László Gulyás (Ph.D. in Computer Science) is assistant professor at the
Department of History and Philosophy of Science,
Lorand Eotvos University, Budapest.
He is also a research partner at AITIA International Inc
and a fellow at Collegium Budapest (Institute for Advanced Study).
He is a member of the Scientific Advisory Board of the Simulation Center of the Informatics Cooperative
Research and Education Center of the Eötvös Loránd University.
three semesters at Harvard
University's Government Department and at the Center for Basic Research in the
Social Sciences (CBRSS) as a research associate.
He has been doing research on agent-based modeling and multi-agent systems
since 1996. He leads the development of the Multi-Agent Simulation
Suite (MASS) and the Functional Agent-Based Language for Simulations (FABLES) In the past, he has led the development
of the Multi-Agent Modeling Language (MAML), the first special purpose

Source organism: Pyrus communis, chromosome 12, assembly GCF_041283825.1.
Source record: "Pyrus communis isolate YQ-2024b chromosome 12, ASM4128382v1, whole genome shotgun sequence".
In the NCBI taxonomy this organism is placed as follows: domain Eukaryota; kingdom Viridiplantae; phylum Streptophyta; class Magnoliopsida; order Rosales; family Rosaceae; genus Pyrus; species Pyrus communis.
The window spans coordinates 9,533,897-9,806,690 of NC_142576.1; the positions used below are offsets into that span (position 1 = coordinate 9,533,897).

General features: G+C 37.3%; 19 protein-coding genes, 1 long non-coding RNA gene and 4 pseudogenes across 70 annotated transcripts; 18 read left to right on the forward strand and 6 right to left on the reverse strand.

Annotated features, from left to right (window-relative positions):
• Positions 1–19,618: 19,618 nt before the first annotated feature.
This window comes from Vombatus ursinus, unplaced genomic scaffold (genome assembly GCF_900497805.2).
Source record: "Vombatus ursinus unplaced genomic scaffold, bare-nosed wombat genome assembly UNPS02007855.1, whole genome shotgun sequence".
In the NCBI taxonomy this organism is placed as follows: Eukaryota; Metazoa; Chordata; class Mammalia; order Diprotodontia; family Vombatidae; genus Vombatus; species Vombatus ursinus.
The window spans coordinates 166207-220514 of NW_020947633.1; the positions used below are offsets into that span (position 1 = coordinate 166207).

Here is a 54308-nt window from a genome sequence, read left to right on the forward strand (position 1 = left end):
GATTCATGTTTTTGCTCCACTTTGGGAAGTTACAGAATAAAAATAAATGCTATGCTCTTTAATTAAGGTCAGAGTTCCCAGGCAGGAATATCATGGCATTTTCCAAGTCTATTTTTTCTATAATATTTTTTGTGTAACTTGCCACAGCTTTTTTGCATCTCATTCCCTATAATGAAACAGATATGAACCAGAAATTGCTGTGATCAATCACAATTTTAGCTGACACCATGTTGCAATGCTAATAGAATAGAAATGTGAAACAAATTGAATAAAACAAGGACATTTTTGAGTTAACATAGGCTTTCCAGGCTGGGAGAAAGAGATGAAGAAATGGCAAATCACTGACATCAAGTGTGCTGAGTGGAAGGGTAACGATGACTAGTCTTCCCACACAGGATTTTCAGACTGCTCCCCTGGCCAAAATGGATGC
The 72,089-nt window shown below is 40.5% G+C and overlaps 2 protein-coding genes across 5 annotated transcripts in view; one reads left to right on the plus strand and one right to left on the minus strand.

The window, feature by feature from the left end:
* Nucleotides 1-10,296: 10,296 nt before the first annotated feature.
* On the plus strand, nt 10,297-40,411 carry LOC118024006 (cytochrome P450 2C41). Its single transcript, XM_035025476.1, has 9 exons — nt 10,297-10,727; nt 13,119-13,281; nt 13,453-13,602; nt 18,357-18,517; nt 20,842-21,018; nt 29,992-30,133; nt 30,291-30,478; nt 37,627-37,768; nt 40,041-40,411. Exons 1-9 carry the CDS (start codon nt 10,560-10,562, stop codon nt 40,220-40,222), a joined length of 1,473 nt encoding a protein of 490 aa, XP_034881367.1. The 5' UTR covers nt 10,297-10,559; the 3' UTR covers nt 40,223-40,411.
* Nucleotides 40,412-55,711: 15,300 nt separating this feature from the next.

programming language for agent-based simulation. He also contributed to the design and development of RePast, one of the leading second generation agent-based simulation
environments. He's been involved in teaching both graduate and undergraduate level courses in agent-based
modeling and simulation at Harvard University, at the Central-European University and at the Eötvös Loránd
University, Hungary. He co-directed the Complex Systems and Social Simulation summer school at the Central
European University's Summer University, Budapest, 2008, and was also a faculty member at the 2002 Budapest Complex Systems Summer School organized by the Santa Fe Institute.
Dr. Gulyás has authored several
book chapters (5+) and journal articles (10+), and published many conference papers (50+). He participated in
6 international research consortia under the European Commission's 6th and 7th Framework Programmes and was
project leader or participant in 6 R&D projects funded by the Hungarian Government.
Dr. Gulyás is a graduate of
the Eötvös Loránd University, Hungary,
from where he received his PhD, MSc and BSc degrees, all in Computer Science.
His main research interests
are computational multi-agent systems where he has worked on
'engineering' desired emergent phenomena. He is currently working on
agent-based models of social